Olives are aplenty, and amazingly, they lend themselves well to a lot of Indian dishes
I recently came across this interesting tidbit — about 10 per cent of the world's olives are being used for table consumption; the rest are for extraction of oil. Now, this 10 per cent may seem small, but it translates into a figure of 15,00,000 metric tonnes!
What concerns us is how we can use table olives effectively in Indian kitchens.
Olives are good for health, and can be easily used in Indian cooking. What is more interesting is that table olives — green or black, pitted or stuffed — make salads in the Indian repertoire more enjoyable.
We do come across slices of black olives on pizzas and the kids seem to like it too, so why not make an extended contribution to salads such as aloo kachalu chaat, gajar and kishmish salad, murgh and Shimla mirch salad or even a tomato and olive upma.
We were recently at the launch of a restaurant, and they were circulating stuffed olives on crushed ice in margarita glasses. Wow, no nuts, no tikkas, just healthy, tender, stuffed olives where you can pick from ones with pimento, or almonds or hazelnuts.
It is common to see green olives (these are unripe) usually marketed as a stuffed variety. The visual appeal is more. Olives turning colour come next — these are harvested before the stage of complete ripeness, when the olive fruits are rose to wine-rose in colour. And, black olives are harvested when fully or almost-fully ripe.
Table olives are picked by hand because the fruit must not be damaged; however, because they are more ripe and come away more easily, black table olives can be harvested mechanically.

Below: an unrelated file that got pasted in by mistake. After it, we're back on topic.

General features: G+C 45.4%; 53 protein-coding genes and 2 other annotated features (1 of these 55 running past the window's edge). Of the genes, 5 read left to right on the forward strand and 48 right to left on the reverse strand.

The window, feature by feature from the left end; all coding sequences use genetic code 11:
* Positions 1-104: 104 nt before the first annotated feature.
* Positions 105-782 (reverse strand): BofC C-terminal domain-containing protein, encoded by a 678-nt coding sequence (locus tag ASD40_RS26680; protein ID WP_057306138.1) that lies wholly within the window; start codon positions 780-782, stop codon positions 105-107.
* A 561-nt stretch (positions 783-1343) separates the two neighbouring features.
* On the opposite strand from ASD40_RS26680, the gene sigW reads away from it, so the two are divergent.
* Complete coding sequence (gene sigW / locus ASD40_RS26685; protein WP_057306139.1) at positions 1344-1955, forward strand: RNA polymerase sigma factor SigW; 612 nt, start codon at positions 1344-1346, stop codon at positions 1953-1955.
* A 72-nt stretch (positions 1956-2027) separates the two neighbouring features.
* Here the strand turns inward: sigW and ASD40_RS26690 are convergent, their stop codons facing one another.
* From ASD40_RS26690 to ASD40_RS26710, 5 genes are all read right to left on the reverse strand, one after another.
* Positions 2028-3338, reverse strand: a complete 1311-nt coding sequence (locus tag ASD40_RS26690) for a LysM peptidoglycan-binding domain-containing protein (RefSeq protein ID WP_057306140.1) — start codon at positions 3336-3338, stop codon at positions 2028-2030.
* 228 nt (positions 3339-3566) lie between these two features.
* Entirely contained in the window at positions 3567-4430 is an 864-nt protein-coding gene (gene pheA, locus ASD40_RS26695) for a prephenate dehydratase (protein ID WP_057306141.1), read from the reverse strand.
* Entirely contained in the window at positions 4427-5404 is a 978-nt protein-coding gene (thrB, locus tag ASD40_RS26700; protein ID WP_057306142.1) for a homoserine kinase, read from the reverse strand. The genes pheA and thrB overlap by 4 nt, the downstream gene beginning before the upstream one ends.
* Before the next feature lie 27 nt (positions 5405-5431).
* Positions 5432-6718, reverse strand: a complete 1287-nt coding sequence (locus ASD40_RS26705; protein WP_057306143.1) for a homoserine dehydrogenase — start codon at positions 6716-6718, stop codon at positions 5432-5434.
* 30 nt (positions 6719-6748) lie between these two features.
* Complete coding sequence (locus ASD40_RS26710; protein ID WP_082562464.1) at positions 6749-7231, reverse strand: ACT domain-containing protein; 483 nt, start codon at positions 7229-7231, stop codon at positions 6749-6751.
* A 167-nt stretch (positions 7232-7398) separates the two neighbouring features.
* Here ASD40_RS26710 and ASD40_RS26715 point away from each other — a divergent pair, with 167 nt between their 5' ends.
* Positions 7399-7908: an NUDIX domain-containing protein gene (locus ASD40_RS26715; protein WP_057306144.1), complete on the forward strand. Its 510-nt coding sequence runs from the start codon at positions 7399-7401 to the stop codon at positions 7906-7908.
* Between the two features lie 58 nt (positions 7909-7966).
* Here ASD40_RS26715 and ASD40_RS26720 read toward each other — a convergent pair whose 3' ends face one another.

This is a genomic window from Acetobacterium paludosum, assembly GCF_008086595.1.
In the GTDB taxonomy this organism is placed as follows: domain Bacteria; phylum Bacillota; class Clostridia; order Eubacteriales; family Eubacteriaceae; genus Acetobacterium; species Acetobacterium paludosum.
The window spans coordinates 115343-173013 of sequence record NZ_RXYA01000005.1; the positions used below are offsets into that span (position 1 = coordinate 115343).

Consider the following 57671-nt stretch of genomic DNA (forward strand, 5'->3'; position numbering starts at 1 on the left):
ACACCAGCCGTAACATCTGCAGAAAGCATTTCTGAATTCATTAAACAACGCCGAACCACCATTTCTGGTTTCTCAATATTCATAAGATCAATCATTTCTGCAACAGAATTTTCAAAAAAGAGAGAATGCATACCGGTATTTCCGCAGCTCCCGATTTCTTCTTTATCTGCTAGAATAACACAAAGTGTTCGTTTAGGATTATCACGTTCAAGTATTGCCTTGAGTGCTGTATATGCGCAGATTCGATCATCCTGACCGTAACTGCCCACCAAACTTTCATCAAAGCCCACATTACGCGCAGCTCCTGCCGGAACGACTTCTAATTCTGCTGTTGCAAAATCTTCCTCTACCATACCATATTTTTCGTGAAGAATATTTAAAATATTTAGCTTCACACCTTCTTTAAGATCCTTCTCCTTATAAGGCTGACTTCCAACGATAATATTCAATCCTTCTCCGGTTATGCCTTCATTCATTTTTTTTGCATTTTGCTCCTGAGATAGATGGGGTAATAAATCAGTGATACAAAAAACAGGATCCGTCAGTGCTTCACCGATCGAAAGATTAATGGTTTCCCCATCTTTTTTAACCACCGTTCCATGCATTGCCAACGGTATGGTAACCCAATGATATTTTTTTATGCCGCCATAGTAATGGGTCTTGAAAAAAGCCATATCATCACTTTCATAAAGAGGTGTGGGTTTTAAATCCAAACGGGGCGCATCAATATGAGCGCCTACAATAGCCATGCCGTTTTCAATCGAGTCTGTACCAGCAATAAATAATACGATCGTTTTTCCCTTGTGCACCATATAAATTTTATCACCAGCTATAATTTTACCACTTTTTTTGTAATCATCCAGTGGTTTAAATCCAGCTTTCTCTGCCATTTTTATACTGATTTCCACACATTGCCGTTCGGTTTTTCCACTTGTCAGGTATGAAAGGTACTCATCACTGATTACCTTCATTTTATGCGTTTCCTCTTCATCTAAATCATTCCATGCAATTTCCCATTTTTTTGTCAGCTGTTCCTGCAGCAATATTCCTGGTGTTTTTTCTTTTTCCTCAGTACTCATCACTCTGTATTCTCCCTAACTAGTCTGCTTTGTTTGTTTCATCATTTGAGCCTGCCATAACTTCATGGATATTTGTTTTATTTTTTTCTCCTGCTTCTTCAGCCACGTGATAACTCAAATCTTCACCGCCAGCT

Black olives bring out the presentation in food, hence the sprinkling on pizzas and salads. In fact, black olives make my favourite tapenade. Slice 15 to 20 pitted black olives. Put them in the grinder with six to eight fresh basil leaves, eight to 10 garlic cloves, a little sea salt, half-a-cup of cold-pressed extra virgin olive oil, and grind to a smooth paste.
Remove and mix in another half cup of cold-pressed extra virgin olive oil. Now this dip is ready for some diagonally-sliced French bread!
A recipe now.
Corn bhel with tomato and olives
Corn niblets, boiled — 1 cup
Large tomato, finely chopped — 1
Green olives, pitted and halved — 8
Black olives, pitted and halved — 8
Large onion, chopped — 1
Medium-sized potatoes, boiled and made into half-cm cubes — 2
Chaat masala — 2 tsp
Green chillies, chopped — 3 or 4
Green chutney — 2 tbsp
Sweet date and tamarind chutney — 2 tbsp
Chopped, fresh coriander leaves — 4 tbsp
Lemon juice — one-and-a-half tsp
Salt to taste
Cornflakes, crushed for garnish
Mix corn niblets, tomato, onion, potatoes, chaat masala, green chillies, green chutney, sweet date and tamarind chutney and coriander leaves well. Add lemon juice, salt and mix. Divide into individual servings, sprinkle olives and crushed cornflakes and serve immediately.
Master chef, author and television host
Mail him at email@example.com